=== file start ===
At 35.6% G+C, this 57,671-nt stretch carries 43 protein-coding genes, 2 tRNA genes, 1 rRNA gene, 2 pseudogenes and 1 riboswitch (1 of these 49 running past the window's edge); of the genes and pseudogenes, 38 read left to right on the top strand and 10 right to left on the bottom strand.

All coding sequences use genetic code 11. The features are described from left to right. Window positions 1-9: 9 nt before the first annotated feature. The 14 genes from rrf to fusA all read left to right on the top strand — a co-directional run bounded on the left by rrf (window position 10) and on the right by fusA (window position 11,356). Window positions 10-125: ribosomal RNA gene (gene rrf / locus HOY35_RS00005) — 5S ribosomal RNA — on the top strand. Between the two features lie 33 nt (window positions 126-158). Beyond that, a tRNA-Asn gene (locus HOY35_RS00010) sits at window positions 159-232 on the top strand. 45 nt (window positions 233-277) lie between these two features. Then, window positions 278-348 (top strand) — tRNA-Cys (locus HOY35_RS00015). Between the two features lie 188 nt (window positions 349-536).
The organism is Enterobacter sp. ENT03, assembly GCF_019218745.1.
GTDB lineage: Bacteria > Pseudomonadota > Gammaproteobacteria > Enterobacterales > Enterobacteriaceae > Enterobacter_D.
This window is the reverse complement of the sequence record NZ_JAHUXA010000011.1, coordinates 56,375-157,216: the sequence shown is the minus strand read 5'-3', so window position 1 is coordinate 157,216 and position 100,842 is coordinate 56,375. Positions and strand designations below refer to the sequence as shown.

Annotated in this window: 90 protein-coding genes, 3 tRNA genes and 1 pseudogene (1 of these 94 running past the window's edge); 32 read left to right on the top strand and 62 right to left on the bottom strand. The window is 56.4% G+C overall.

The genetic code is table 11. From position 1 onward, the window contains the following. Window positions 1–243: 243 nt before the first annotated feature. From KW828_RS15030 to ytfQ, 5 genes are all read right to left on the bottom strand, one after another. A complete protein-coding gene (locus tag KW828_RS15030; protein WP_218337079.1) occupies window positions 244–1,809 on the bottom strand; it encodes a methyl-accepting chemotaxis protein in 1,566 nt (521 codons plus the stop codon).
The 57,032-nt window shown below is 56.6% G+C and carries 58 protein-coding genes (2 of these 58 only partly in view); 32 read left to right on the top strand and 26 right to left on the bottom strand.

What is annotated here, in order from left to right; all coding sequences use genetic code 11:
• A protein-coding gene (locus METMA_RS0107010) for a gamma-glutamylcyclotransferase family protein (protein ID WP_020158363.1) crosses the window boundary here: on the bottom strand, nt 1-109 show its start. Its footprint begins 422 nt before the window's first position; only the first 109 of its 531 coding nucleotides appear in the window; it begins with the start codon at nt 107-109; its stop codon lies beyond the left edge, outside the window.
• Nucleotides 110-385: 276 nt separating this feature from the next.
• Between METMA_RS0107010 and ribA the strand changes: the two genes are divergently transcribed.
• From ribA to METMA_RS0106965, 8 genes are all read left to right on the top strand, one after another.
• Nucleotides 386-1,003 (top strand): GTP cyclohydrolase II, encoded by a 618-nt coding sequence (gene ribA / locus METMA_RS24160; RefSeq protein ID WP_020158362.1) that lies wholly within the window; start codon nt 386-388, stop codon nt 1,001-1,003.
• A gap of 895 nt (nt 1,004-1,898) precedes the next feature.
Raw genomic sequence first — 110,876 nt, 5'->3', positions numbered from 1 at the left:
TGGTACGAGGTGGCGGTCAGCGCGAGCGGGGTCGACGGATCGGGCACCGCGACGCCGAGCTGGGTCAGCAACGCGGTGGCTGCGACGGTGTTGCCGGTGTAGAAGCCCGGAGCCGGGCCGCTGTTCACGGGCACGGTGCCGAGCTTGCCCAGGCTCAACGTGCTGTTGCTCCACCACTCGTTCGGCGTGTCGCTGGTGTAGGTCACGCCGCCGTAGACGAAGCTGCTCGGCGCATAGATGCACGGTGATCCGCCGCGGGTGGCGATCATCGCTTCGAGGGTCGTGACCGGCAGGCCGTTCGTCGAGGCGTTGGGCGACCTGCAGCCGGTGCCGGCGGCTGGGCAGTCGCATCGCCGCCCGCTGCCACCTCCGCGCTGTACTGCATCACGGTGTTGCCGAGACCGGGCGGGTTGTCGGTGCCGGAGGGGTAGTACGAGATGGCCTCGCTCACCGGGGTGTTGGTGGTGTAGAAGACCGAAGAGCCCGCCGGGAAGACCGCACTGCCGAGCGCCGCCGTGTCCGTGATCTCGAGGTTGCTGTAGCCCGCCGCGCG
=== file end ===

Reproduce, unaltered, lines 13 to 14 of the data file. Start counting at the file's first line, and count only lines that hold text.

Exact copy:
• From ribA to METMA_RS0106965, 8 genes are all read left to right on the top strand, one after another.
• Nucleotides 386-1,003 (top strand): GTP cyclohydrolase II, encoded by a 618-nt coding sequence (gene ribA / locus METMA_RS24160; RefSeq protein ID WP_020158362.1) that lies wholly within the window; start codon nt 386-388, stop codon nt 1,001-1,003.